Next Week

October 1, 2010

A new calendar quarter, a new U.S. Federal fiscal year, and the start of the second half of Japan’s fiscal year beckon.

China and Germany have similar important holidays at the start of October.  Chinese markets will be closed Monday through Thursday to commemorate the 61st anniversary of the founding of the People’s Republic.  On Sunday, October 3, Germans will be celebrating the 20th anniversary of the reunification of what used to be East and West Germany.  Since Unity Day falls on a weekend, there will be no market interruption.  IMF meetings will be held late next week.  Before currency coordination was transferred from the Group of Seven to the Group of Twenty, G-7 finance ministers and central bankers would release statements at these occasions.  The G-20 isn’t meeting at this time, and the G-7 doesn’t release communiques anymore.  The U.S. Treasury market will close early Friday for the Columbus Day weekend holiday but not before the release of September U.S. Labor statistics.

Central banks in Japan, Australia, the U.K., Euroland, the Philippines, Peru, and Indonesia hold interest rate meetings next week.  In most instances, there will not be any policy changes.  BOJ policymakers are under great pressure to stimulate in a quantitative way and may announce new measures.  Analysts are split about whether the Reserve Bank of Australia resumes its rate tightening and more unified in expecting Peru’s benchmark rate to be raised.  Officials at the Bank of England, as at the Fed, have been giving more attention to whether the British economy needs more quantitative easing but are more likely to act in November than October.  Shirakawa of the BOJ and Trichet of the ECB hold press conferences.  Note that Trichet’s eight-year term as ECB president expires one year from now.

Non-manufacturing purchasing manager survey results for a wide range of economies — Euroland, Germany, France, Italy, Singapore, Ireland, Russia, China, Hong Kong, Australia, Britain, Japan, Spain, Canada and the United States, for example, get released next week, mostly on Tuesday.

Besides the PMI-services and the labor force survey, the U.S. reports pending home sales, factory orders, consumer credit, the JOLTS index, September chain store sales, wholesale inventories, the ADP private jobs estimate and the usual weekly figures on jobless claims, chain store sales, consumer confidence, mortgage applications, and energy stocks.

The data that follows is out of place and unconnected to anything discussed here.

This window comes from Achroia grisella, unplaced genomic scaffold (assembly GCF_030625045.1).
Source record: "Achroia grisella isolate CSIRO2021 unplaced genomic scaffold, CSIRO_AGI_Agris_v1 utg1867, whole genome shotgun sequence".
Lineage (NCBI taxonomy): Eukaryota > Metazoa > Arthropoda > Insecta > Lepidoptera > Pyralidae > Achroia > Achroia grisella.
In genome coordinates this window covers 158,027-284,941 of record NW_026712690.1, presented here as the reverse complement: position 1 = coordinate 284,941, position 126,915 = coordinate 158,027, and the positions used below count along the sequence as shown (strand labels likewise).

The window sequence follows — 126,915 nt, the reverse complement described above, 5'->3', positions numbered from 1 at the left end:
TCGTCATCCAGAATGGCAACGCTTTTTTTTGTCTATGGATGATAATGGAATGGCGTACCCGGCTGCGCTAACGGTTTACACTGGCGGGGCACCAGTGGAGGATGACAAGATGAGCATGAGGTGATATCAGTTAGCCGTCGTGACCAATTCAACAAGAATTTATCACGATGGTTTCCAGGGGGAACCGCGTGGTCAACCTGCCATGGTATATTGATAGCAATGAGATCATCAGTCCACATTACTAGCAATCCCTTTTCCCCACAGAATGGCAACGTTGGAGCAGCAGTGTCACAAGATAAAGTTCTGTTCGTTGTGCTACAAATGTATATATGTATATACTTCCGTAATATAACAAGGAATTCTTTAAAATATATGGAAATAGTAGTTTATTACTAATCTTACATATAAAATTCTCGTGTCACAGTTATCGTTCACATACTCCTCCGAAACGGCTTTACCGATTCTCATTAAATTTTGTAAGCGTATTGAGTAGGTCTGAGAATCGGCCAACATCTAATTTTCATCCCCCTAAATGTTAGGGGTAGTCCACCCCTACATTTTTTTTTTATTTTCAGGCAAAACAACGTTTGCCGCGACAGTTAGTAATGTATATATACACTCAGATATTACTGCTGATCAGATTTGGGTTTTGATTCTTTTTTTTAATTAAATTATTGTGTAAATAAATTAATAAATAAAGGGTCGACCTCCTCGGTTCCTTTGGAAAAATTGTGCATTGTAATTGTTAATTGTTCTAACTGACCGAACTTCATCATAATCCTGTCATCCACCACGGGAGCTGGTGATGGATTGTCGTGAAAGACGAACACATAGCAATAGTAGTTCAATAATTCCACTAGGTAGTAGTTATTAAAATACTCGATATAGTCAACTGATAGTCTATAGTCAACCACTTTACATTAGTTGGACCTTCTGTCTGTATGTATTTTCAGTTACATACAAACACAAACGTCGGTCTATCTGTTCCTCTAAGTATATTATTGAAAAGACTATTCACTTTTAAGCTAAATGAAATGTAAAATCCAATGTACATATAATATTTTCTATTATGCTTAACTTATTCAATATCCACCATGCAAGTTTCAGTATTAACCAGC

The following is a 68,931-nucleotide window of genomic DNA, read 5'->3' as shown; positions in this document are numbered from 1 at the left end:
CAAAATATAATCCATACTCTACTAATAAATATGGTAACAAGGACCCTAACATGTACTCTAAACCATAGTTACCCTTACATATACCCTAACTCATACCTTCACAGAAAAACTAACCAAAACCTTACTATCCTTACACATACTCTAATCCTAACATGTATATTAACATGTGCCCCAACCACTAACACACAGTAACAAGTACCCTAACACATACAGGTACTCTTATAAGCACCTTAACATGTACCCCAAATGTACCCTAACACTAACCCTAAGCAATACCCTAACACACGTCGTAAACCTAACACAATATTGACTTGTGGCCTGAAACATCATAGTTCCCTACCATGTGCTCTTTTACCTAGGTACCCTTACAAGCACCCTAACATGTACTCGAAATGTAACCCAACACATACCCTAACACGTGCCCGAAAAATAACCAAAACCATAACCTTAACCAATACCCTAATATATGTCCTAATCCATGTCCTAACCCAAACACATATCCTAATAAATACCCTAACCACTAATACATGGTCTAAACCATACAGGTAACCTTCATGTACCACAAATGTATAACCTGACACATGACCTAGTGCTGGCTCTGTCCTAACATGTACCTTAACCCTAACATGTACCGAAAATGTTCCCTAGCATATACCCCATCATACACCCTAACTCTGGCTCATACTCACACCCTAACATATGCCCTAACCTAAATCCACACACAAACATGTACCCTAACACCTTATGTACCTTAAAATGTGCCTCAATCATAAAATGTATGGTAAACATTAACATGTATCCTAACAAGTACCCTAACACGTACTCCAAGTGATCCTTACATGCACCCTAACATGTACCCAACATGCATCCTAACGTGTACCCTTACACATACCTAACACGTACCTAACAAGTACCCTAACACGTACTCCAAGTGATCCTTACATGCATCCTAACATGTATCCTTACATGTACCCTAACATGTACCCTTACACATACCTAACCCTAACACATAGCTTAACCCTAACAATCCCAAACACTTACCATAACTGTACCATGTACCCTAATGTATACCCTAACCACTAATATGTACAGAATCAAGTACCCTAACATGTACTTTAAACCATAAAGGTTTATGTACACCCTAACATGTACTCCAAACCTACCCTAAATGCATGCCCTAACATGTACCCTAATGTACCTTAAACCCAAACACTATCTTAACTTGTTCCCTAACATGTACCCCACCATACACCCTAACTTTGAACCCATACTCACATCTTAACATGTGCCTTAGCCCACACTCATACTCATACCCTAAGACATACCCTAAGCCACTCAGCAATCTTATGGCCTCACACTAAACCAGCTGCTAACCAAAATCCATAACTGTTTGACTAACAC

Staying in the western hemisphere, Canada releases building permits, labor statistics, and results from the central bank’s senior loan officer and business outlook surveys.  Mexico, Brazil, and Chile announce CPI data.

PPI, retail sales and final GDP figures for Euroland are scheduled.  German industrial orders, industrial production and trade figures are also arriving, as are Dutch industrial output and French trade and budget reports.

Britain has a heavy data that includes both purchasing manager results for both services and construction, the NIESR GDP growth estimate for September (and hence 3Q), same store retail sales, three house price measures (Halifax, DCLG, and RICs), new car registrations, producer prices, and industrial production.  Swiss unemployment and consumer prices, Swedish industrial output and orders, and Norwegian industrial production are due, too.

Australia releases job ads, business confidence and conditions, retail sales and the monthly labor force survey.  New Zealand’s commodity price index is scheduled, and so are Turkish consumer prices, producer prices, and industrial output.

Japan’s slate of indicators getting released next week features the current account, settlements trade balance, machine tool orders, economy watchers index, the monetary base, the index of leading economic indicators, and wage earnings.  Hong Kong releases retail sales, and Taiwanese consumer prices, South Korean money growth, and Malaysian trade figures appear as well. 

In this big week for news on industrial production, the Czech Republic, Romania, and Hungary each release that statistic.  Hungarian and Czech trade data and Romanian and Czech retail sales  arrive as well.

Copyright Larry Greenberg 2010.  All rights reserved.  No secondary distribution without express permission.


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